Navigating Student Loan Debt: Take Stock of Your Options and Be a Savvy Borrower

Vol. 39 No. 3

By

Donna Gerson speaks at law schools and writes on legal career issues, including small firm hiring strategies, networking skills, and business etiquette. She is the author of numerous books, including Choosing Small, Choosing Smart.

When Greg Zbylut, a 2005 graduate of Loyola University of Chicago School of Law, decided to become a lawyer, he never imagined that he would owe more than $150,000 in student loans and be scrambling for work as a solo practitioner in Los Angeles. With 15 years’ experience as a certified public accountant, Zbylut now finds himself questioning his decision to earn a law degree.

Zbylut is not alone. Not taking into account undergraduate loans, the average student loan debt for law graduates is $100,000. “Law students represent a very particular set of students,” says Justin Draeger, president and CEO of the National Association of Student Financial Aid Administrators (NASFAA). “By definition, they do not have access to the federal grants that undergraduates do. As a result, they are faced with a disproportionate amount of student loan debt.”

With a stagnant economy, skyrocketing law school tuition, and uncertainty in all sectors of the legal market, the burden of student loan debt is crippling a generation of law school graduates.

The Great Recession has proven to be a game-changer for both lawyers and law students, particularly those who have incurred large amounts of debt in the process of earning their JD degrees. Those who have undertaken debt burdens that are far out of proportion to their actual income are adrift and struggling. What can law students do to stem the tide?

The Great Recession’s Impact on Hiring

Job prospects are shakier than ever for new graduates. The findings accompanying the class of 2009 employment data compiled by NALP, a national association for legal professionals, report that “the
employment rate for new law school graduates has fallen nearly four percentage points in two years, marking the impact of the recession on the legal employment market.”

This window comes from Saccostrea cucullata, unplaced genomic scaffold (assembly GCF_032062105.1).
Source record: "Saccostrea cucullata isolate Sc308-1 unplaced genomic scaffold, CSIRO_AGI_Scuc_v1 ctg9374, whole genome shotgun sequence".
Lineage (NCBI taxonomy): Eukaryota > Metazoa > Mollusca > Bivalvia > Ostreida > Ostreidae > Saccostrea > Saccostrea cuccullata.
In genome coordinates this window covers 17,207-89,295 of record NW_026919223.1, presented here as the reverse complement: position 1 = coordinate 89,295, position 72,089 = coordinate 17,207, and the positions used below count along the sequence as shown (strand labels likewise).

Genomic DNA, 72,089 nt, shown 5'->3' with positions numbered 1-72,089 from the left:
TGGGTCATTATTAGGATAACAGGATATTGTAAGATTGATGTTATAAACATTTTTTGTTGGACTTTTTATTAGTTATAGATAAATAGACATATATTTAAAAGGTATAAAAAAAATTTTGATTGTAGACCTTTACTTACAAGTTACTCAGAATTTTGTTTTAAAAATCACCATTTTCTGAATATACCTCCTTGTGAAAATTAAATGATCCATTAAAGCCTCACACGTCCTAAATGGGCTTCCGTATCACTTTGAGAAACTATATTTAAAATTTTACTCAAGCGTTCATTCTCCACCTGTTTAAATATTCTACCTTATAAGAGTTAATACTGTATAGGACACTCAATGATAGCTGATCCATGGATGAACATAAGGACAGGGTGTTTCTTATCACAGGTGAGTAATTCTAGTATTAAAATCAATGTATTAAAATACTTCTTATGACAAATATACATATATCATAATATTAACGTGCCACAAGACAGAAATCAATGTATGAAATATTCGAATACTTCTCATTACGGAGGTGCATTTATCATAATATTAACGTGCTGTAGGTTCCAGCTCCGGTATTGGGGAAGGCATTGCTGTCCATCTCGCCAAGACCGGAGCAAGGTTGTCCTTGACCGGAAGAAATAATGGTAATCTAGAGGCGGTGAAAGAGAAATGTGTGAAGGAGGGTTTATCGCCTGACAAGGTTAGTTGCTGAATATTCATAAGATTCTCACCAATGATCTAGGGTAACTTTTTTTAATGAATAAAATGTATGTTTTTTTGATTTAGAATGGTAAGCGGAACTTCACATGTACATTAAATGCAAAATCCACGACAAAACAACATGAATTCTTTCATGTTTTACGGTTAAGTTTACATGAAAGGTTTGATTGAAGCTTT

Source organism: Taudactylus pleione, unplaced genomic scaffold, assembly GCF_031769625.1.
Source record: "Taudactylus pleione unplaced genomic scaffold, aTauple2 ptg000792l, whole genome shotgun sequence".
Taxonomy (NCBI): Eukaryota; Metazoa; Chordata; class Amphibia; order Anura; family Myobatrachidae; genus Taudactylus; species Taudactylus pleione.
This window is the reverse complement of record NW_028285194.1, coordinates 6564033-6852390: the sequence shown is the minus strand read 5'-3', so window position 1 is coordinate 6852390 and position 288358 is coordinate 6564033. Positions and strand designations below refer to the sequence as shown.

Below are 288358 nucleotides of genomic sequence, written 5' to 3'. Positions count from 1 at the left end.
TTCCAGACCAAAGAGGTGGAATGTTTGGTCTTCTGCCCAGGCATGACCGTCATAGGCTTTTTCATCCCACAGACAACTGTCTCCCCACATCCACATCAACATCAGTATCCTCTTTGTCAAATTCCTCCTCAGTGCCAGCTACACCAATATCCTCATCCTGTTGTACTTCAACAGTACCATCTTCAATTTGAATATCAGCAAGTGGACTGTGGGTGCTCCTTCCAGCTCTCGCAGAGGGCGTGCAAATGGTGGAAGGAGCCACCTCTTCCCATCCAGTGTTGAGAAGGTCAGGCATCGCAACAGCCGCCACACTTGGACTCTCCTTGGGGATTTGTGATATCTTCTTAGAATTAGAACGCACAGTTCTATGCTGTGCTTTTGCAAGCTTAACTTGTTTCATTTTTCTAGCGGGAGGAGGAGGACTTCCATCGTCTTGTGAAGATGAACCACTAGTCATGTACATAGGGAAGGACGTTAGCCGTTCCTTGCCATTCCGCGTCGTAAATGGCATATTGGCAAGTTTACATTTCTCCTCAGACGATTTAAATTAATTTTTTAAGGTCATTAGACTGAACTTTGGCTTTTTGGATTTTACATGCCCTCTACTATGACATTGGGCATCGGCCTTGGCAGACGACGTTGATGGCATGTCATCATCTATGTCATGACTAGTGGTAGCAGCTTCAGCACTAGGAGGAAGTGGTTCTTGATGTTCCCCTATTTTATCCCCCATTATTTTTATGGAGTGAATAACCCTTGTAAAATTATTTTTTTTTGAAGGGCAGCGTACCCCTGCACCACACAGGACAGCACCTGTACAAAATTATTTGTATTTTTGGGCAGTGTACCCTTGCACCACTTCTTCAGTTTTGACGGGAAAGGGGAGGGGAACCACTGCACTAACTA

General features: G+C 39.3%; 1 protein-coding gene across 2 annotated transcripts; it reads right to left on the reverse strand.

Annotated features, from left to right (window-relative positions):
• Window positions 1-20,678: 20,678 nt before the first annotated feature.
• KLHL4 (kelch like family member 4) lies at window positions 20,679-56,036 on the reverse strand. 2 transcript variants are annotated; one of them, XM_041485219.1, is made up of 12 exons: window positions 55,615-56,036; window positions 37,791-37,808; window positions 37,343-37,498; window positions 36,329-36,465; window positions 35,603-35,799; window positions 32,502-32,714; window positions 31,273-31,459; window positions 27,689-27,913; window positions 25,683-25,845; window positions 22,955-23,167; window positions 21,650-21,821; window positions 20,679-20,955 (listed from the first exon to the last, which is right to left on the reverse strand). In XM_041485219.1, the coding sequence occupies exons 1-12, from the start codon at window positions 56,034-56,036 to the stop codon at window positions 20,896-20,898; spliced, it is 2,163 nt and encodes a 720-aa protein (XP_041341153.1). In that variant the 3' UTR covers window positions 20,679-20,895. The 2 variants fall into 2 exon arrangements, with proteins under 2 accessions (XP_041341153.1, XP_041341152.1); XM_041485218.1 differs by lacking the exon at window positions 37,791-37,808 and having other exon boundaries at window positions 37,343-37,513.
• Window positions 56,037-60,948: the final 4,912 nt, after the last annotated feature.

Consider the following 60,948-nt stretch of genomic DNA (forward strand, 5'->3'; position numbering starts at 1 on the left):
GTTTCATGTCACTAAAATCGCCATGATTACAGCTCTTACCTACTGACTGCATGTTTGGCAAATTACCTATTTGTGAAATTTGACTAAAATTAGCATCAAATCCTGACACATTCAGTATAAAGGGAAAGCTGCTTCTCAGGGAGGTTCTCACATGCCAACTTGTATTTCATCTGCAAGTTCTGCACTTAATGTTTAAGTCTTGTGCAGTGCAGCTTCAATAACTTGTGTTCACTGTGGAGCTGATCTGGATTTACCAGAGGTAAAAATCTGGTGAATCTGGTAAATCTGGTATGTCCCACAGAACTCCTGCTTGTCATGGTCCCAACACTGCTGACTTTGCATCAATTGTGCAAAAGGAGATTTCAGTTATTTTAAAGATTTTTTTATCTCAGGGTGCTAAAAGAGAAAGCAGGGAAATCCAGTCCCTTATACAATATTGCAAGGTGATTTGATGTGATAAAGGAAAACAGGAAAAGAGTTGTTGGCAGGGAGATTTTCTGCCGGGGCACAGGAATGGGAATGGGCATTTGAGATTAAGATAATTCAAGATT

Many large law firms deferred incoming first-year associates and that decision is having ripple effects. At nearly every law school, the number of on-campus employers has either dropped significantly or stagnated. Government agencies are hiring fewer entry-level lawyers and the competition is tough. Small and mid-sized firms, not immune to the recession, are struggling.

David Crosson illustrates today’s growing trend of deeply indebted lawyers. Crosson, a 2007 graduate of Ohio Northern University College of Law, grew up in Palmyra, Pennsylvania, in a family with limited means. His combined student loan debt from both college and law school is $180,000.

In November 2007, Crosson began working for a Philadelphia law firm earning $50,000 as an associate. He found the position using alumni connections he made through his career services office. As his student loans became due, Crosson began paying $1,000 per month. With the economy in a freefall, Crosson was let go from his associate position in October 2008 and couldn’t find a job. While he was on unemployment for 16 months, Crosson started deferring federal loans and requesting forbearance on his private loans.

In February 2010, Crosson started his own practice focusing on family law along with some criminal defense and trusts and estates work. He is still struggling to bring in enough money to repay his loans, as well as to pay for his living expenses. “The debt makes everything difficult,” he explains. “Everything I do is a risk––do I go out for lunch? Can I have a beer? I recently got engaged and had to figure out how to buy an engagement ring for my fiancée. I am trying to be extremely frugal with my money since I’ve had to start paying the debt back. Loans basically take over your life, no matter what you try to tell yourself. The thought of ‘how am I going to make this month’s payment?’ is always in the back of your mind.”

Rising Tuition Costs

While job prospects remain bleak, the cost of a law degree has continued to skyrocket. During the past 25 years, the cost of a law school education has increased well beyond the rate of inflation. In 1988, the median tuition for a state resident to attend a state school was $2,267. If you adjust that figure for inflation, in the year 2008 the in-state tuition cost would be $4,126. In reality, the actual 2008 tuition figure for in-state tuition was $15,621. In 1988, private school tuition was $9,577. If you adjust that figure for inflation, in 2008 the figure would be $17,430. In actuality, the median private school tuition in 2008 was $33,985.

What is driving the staggering increase in law school tuition? There are several reasons, including the increasing cost to maintain and expand school facilities, the costs related to hiring and retaining professors, and the cost of providing financial aid to the neediest students. State law schools have seen financial support cut by both state legislatures and parent universities and must raise tuition to cover the funding gap. Regardless of rationale, the fact remains that law school tuition has outpaced inflation.